Fun Trivia for Oscar Night: DiCaprio and his Titanic co-star Kate Winslet, who are both nominated this year, have been nominated for 13 Oscars, collectively. One of those nominations has resulted in a win. Because her name isn't Kate Nomination-slet. It's Kate Effing WINslet.
UPDATE: I just Googled it, and Kate Winslet's middle name is actually Elizabeth, not Effing. I saw the "E." and jumped to conclusions.

Starring Brie Larson, Jacob Tremblay, Joan Allen, William H. Macy, some chairs, a bed, a sink, and not a whole lot else
Directed by Lenny Abrahamson, Written by Emma Donaghue
Story: I don't want to spoil anything, but basically this is story of a small boy and his mother being held captive in a one-room bunker, and the ways in which she tries to make his life better and normal amidst terrible circumstances.
Pros: Adapted from a novel by Donaghue (which I loved), Room seemed impossible to film. Tackling a difficult subject from a child's perspective is tricky, and the book occasionally gets mired in its own love of "kid speak." But this movie is a masterful (albeit super-depressing) film. Brie Larson as "Ma" and young Jacob Tremblay carry the film admirably. Larson, in particular, who has been killing it recently, turns in another stellar performance. The relationship between mother and son is necessary for the success of the film  so much hinges on their believable chemistry, and there's not a false note between them the entire film. Huge portions of the film are shot in a room the size of a woodshed, and the cinematography and direction use that to great effect. The room expands and contracts depending on the needs to the story, sometimes seeming as big as a universe and sometimes as small as a cabinet.
Cons: The film can get a little saccharine, and some of the representations of depression feel surface level (but saved by Larson). The film's score is also overbearing, and threatens to turn this film into a Lifetime original movie. Which isn't a bad thing, necessarily, but in this case it is.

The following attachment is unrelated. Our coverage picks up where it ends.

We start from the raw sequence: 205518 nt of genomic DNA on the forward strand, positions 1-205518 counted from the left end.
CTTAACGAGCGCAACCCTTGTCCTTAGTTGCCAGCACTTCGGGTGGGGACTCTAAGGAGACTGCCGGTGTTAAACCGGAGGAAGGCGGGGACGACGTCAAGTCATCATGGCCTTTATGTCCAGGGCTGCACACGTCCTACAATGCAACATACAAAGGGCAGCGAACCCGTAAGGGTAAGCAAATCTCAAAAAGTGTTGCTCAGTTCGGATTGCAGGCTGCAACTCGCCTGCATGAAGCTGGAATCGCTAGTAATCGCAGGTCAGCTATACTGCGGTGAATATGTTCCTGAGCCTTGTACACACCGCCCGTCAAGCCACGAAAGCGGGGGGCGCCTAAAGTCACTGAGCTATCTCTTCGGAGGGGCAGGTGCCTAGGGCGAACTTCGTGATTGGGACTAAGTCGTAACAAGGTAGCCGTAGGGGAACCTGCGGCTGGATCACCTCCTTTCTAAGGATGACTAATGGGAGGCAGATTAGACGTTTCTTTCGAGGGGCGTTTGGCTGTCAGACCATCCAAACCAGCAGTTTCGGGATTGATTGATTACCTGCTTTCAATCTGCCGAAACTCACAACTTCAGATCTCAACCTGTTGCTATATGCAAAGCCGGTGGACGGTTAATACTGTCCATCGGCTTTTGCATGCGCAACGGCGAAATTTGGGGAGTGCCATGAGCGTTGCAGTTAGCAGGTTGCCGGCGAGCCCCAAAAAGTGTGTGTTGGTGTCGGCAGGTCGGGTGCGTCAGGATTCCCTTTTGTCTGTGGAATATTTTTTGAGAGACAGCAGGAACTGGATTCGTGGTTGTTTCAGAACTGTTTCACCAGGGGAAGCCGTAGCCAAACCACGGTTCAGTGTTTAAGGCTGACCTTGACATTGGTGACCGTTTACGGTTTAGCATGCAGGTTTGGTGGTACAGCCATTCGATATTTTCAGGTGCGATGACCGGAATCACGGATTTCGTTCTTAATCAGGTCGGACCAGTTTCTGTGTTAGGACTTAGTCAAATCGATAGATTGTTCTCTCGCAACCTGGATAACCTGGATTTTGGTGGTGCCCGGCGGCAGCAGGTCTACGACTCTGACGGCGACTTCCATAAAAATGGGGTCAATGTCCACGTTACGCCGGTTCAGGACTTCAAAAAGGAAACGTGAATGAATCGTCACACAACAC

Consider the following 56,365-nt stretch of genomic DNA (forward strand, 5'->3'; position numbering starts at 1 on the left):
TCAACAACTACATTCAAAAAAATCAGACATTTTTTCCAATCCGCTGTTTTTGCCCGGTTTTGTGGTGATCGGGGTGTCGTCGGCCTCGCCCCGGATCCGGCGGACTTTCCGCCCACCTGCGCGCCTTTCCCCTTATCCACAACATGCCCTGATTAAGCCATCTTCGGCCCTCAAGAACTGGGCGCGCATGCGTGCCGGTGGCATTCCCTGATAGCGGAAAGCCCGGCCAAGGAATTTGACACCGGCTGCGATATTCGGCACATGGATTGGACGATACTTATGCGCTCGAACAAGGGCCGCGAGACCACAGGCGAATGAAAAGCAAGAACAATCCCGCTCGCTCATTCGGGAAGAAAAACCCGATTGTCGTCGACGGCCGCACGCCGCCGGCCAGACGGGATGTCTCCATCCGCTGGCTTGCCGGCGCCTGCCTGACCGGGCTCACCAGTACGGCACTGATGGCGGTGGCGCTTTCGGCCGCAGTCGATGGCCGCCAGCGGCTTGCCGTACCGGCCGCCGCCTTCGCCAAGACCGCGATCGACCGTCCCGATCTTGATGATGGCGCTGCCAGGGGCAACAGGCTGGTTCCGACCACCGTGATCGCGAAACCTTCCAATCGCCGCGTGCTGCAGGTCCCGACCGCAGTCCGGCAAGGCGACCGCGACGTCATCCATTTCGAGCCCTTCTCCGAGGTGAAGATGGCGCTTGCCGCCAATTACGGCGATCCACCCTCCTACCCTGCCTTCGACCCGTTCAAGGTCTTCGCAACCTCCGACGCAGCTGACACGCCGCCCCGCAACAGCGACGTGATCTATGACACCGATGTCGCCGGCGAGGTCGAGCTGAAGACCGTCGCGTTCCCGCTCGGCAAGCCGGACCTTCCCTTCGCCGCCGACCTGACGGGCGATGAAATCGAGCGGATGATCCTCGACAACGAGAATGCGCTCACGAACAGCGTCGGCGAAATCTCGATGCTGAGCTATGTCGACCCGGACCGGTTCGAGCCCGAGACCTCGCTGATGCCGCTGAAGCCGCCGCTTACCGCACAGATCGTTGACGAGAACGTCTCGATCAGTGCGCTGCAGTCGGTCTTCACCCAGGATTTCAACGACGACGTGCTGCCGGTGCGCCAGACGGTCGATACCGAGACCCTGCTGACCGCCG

SHOULD it win Best Picture: It's a wonderful film. But if the Academy gives the award to Larson, then justice will be served.
WILL it win Best Picture: No. It's too small, Not just in scope, but also in the fact that very few people have seen it.
Fun Trivia for Oscar Night: Larson's character in the film is named Joy, which makes this one of three Oscar-nominated films this year where the main protagonist is named Joy (the others being Inside Out and Joy).

Starring Michael Keaton, Mark Ruffalo, Rachel McAdams, Sabretooth, Brian d'Arcy James, Michael Cyril Creighton, and the scariest epilogue I've ever seen
Directed by Tom McCarthy, Written by Tom McCarthy and Josh Singer
Story: From the people who wanted to make a movie more difficult to watch than The Revenant comes Spotlight...
Lots of your favorite actors star as reporters at The Boston Globe, working to uncover the systemic corruption and history of child sexual assault in the Catholic church. Along the way, they face opposition from the staunchly religious city of Boston, their own editors, and their own family. On the quest for answers, they uncover more unspeakably awful truths about men who exploit power and the people that cover up their crimes.
Pros: Though this story is now well-worn territory, it's impressive to think that it only came out a little over a decade ago. Tom McCarthy, who has made amazing films like Win Win and The Station Agent, has written and directed a haunting film that looks at this true crime story from all angles, spending time to understand the many things that are supremely f*cked up about it. The film shows us corruption and sexual assault, but it also shows how normal, good people can be a part of the problem due to trust in an institution and skepticism of people who speak out against power. There's a lot of ground to cover, and the film could have become mired in exposition, but the writers blend story and character so seamlessly that it doesn't feel preachy or talky. It just feels real and brutal. Stellar performances from Mark Ruffalo, Brian d'Arcy James, and Rachel McAdams bring the material to life as the story unfolding hits closer and closer to the characters' homes.
Cons: I'm not sure. It's a really great movie.
SHOULD it win Best Picture: Yes. It's all the things you want from a movie. It's engaging, it's soul-crushing, it tackles a huge issue from a personal perspective, and Michael Keaton is in it.
WILL it win Best Picture: It's lost some momentum on the awards circuit as The Revenant chugs right along to Trophy Town. Still, I'm hoping for a win here.

Time to buckle up for The Oscars. It's going to be a wild tepid ride.